This beautiful two-part, hinged hollow silver bracelet is typical of South Indian work, production of which centred on Madras. Comprising chased silver sheet, it has two fierce makara head terminals. Each has a pair of protruding silver eyeballs.
Between the makaras, in their gaping mouths, is a magical, round jewel decorated in high relief with floral motifs. The jewel is surmounted by a finial that hides a screw that keeps the two halves of the bracelet together.
The bodies of the makaras that make up the two terminals form the body of the bracelet. They are chased with copious curls and flourishes.
The screwing mechanism that holds the two halves of the bracelet together screws tightly and firmly.
This example is particularly fine with the attention to detail that has been paid to its construction.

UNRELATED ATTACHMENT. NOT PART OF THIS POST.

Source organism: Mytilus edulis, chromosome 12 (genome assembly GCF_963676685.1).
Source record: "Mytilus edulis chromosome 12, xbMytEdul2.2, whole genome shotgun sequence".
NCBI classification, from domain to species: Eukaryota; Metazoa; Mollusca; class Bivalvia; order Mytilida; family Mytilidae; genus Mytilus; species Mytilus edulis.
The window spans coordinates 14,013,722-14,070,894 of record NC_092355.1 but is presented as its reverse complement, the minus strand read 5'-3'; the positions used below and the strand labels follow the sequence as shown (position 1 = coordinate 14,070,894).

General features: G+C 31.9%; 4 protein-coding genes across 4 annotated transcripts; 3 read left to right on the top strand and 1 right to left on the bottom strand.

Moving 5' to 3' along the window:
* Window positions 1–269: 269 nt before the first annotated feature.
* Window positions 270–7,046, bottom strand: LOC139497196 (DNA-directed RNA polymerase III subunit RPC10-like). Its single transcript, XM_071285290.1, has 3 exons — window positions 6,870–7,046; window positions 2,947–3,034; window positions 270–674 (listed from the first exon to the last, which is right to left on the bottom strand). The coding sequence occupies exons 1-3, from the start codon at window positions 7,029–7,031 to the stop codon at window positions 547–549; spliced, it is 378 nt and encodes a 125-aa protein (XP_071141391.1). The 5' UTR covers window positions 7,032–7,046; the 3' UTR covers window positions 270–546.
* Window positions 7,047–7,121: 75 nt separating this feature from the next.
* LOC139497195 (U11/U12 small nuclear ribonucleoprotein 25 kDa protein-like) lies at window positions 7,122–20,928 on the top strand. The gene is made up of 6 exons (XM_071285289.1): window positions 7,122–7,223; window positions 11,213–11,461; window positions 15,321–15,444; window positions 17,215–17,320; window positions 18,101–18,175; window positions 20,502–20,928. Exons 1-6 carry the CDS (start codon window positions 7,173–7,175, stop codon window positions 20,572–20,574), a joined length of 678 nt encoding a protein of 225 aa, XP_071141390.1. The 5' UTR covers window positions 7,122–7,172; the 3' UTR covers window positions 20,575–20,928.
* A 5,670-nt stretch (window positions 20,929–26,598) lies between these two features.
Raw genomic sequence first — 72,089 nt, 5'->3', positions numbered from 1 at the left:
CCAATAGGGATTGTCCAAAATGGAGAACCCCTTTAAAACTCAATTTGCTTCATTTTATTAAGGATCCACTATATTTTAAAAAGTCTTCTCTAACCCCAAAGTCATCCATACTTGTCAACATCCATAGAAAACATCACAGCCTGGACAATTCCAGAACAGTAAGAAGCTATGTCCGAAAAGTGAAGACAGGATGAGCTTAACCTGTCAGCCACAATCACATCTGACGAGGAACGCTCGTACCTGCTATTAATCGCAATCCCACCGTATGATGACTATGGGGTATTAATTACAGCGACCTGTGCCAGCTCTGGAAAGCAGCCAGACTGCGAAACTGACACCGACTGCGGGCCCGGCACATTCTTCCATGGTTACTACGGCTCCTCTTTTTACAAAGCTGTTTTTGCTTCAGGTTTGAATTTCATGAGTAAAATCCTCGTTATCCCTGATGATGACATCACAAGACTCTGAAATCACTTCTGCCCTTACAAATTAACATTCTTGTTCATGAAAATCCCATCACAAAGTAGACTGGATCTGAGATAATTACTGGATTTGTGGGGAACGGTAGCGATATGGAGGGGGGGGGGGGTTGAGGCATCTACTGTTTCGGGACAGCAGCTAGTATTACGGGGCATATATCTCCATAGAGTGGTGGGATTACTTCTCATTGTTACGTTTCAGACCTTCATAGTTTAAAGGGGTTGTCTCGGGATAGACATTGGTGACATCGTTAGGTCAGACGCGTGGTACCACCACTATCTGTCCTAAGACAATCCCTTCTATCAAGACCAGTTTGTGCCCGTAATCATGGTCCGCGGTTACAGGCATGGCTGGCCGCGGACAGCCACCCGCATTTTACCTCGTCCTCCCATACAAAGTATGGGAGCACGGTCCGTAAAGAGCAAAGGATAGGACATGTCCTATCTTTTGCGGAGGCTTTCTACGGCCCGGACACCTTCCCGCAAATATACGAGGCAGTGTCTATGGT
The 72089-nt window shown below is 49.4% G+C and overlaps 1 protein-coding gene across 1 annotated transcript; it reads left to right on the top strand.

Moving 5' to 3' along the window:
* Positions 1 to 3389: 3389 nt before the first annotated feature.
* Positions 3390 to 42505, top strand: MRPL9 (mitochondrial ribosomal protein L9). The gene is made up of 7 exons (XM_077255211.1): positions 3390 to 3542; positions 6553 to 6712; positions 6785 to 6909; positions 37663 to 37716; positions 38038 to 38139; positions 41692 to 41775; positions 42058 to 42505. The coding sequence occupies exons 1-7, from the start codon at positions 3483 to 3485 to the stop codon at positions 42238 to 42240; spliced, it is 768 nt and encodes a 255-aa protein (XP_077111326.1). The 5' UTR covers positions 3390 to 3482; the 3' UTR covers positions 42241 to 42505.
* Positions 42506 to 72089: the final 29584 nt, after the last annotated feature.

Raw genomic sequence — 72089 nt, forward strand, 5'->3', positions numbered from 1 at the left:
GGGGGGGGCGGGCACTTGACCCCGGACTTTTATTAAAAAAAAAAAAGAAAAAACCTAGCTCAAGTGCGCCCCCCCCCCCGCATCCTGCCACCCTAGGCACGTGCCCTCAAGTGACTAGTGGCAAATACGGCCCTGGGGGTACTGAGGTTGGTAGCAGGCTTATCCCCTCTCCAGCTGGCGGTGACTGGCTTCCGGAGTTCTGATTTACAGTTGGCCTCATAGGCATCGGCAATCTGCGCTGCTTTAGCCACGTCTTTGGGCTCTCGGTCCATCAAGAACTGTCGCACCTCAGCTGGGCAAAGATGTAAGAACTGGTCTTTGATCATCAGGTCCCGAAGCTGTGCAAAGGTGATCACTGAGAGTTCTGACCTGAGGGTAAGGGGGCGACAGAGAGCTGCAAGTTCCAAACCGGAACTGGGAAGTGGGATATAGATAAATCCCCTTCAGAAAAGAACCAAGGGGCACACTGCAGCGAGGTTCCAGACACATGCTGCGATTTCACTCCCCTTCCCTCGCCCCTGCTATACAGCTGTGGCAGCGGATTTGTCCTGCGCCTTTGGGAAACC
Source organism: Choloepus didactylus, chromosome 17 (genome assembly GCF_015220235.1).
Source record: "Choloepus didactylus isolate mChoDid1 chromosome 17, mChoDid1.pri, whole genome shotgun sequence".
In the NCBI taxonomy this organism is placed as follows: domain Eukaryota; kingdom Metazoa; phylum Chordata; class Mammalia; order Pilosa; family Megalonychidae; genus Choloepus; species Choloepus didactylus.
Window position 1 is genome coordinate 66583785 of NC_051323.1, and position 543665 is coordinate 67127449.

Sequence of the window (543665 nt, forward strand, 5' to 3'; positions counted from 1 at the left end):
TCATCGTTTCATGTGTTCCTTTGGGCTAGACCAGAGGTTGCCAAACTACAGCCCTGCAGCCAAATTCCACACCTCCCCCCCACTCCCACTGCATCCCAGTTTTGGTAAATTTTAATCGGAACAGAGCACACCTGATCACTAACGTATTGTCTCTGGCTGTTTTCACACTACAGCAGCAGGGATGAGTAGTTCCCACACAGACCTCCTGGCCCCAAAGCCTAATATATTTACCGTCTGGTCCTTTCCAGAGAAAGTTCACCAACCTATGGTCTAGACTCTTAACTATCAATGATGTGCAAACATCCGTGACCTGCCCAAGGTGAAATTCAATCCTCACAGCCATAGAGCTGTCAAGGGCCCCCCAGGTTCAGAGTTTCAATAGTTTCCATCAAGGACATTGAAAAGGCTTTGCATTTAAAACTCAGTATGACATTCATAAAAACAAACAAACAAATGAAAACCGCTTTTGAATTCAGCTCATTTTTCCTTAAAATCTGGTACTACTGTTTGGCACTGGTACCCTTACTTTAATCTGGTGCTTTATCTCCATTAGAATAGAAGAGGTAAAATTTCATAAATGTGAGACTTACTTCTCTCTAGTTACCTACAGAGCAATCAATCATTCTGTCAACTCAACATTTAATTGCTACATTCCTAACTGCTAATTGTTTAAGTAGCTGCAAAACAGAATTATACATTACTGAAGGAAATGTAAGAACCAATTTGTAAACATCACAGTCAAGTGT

Utracht (1997, p.254) illustrates a very similar example in silver, and comments that such bracelets also were made in gold and that they were given by rajas to their male subjects as a mark of favour. Indeed, examples in gold were made exclusively for royal households. They were of course also made for the colonial European market and became popular with wealthier Victorian women.
The example here is in fine condition and is stable and wearable.
Utracht, O., Traditional Jewelry of India, Thames & Hudson, 1997.